Sean Price was found guilty of gross misconduct after he lied about trying to get a job with Cleveland Police for the daughter of a contact, and then tried to bully a member of staff into joining in his cover-up.
He became the first head of a police force in England and Wales to be dismissed without notice for 35 years, even before 18 further charges of misconduct could be considered against him. Other chief constables under investigation have either resigned or taken early retirement.
The 55-year-old also remains on bail as part of a detailed corruption investigation into Cleveland Police Authority, while the service watchdog is looking into claims that he and his wife, who is also a senior officer, failed to report that she had been arrested for being drunk and disorderly.
But because Mr Price, who was paid £113,317 a year, has already spent 30 years in policing, he will be able to claim his full pension.
His departure was confirmed just a day after another chief constable, Sir Norman Bettison of West Yorkshire, announced he would retire in the wake of allegations about his role in criticising Liverpool fans' behaviour at the Hillsborough disaster.
Several other police chiefs are either under investigation, on temporary contracts or due to retire in the next year, while the leadership of the service will face new battles next month when the first Police and Crime Commissioners are elected.
In a devastating judgment, Nicholas Long of the Independent Police Complaints Commission said: "Sean Price's attempts to mislead the IPCC investigation by lying and putting pressure on a member of staff to lie on his behalf were shameful.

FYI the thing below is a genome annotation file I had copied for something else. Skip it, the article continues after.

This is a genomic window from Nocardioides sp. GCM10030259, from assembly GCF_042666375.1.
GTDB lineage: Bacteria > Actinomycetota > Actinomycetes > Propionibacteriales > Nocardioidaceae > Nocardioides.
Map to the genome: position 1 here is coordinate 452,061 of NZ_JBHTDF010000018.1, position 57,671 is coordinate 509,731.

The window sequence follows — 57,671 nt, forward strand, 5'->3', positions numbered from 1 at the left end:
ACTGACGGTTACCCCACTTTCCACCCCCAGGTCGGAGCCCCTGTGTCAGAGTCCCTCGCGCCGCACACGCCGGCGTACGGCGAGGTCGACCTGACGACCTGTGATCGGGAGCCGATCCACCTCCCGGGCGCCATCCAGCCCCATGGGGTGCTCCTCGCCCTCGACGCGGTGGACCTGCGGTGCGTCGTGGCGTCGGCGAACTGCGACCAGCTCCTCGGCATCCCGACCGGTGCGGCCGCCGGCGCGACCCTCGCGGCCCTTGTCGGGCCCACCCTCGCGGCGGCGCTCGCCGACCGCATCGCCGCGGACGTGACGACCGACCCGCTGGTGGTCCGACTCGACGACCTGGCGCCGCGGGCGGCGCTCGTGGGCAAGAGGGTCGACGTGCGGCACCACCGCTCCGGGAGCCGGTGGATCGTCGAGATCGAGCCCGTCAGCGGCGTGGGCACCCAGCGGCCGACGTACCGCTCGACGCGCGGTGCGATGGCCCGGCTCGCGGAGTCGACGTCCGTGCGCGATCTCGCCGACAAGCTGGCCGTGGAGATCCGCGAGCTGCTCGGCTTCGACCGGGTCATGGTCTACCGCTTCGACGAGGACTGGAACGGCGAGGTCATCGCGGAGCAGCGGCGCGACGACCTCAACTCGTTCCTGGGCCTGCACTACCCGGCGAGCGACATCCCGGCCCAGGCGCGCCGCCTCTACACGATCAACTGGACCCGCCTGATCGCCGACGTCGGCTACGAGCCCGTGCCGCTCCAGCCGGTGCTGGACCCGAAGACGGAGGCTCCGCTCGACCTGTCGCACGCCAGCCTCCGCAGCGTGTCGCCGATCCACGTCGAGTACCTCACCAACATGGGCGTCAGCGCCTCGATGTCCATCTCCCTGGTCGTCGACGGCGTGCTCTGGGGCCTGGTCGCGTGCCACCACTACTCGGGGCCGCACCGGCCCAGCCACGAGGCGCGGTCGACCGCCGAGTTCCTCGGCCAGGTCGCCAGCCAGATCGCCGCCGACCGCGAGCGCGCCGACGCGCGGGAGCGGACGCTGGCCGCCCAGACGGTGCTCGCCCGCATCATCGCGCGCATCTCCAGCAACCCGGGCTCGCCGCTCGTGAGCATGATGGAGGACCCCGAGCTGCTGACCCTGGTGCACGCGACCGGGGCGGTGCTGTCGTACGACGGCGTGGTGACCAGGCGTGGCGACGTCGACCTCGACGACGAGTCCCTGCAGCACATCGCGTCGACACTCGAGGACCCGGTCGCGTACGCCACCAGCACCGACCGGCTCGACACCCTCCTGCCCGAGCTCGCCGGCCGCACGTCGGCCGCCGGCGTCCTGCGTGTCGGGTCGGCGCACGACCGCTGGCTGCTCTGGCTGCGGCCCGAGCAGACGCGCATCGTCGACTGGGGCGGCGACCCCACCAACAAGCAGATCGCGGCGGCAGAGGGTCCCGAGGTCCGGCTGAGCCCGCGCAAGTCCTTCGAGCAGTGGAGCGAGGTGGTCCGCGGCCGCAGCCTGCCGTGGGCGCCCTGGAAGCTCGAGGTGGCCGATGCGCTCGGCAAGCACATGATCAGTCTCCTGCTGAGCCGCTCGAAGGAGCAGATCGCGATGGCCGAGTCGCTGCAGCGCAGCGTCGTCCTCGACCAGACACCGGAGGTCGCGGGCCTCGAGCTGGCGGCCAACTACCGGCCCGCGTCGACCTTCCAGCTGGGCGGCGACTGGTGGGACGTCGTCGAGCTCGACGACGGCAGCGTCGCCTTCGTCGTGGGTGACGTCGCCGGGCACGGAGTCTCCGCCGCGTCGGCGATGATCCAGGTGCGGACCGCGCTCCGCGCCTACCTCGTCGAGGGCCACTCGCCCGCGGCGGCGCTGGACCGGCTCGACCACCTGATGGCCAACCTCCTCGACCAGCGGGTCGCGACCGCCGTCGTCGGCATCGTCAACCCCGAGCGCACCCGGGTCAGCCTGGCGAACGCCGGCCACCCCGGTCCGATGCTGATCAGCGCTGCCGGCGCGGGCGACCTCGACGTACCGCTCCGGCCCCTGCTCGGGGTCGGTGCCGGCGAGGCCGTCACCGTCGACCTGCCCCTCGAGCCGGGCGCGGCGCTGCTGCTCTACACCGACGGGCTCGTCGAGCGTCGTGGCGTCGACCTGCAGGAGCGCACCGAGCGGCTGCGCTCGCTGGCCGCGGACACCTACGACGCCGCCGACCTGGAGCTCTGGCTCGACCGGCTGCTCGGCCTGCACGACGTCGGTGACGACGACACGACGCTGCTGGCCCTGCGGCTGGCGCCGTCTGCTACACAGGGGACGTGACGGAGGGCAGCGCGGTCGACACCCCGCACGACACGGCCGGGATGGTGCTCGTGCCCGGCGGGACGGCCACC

"Mr Price appeared to think his position as chief constable gave him the power to order people to do as he wished.
"He has attempted to intimidate and bully staff under his leadership and mislead an independent investigation.
"He has failed at that - and, most significantly, he has failed the police officers and staff he led, the police service as a whole and the public of Cleveland."
The force's police authority dismissed Mr Price after a disciplinary hearing found him guilty of two counts of professional misconduct on Thursday.
He had asked a member of staff to look into finding a civilian job for the daughter of Dave McLuckie, the former chairman of the authority, but denied he had done so to the IPCC.
He then tried to make the member of staff lie about what had happened.
The IPCC said: "He almost got away with his attempted deception. However the member of staff in question showed great integrity and courage in refusing to be bullied and stood up to him by asking to submit a new witness statement to the IPCC fully explaining Mr Price's role in this matter."
Stuart Drummond, the chairman of Cleveland Police Authority, said: "As a police officer, and particularly as a chief constable, Sean Price's behaviour and attitude over this matter was completely unacceptable and the sanction imposed is wholly appropriate.
"His actions have seriously undermined his reputation and his credibility."
But he admitted: "There are 18 other charges of gross misconduct that will not be heard relating to periods going back five or six years."
Stuart Pudney, Cleveland Police Authority chief executive, said Mr Price would not receive a pay-off but confirmed: "He will leave with his pension."
Mr Price said in a statement: "Clearly, I am extremely disappointed with the result today.
"I believe the disciplinary proceedings have, sadly, come to an incorrect conclusion."
He added: "On a personal note, I continue to deny any wrongdoing in this or any other matter."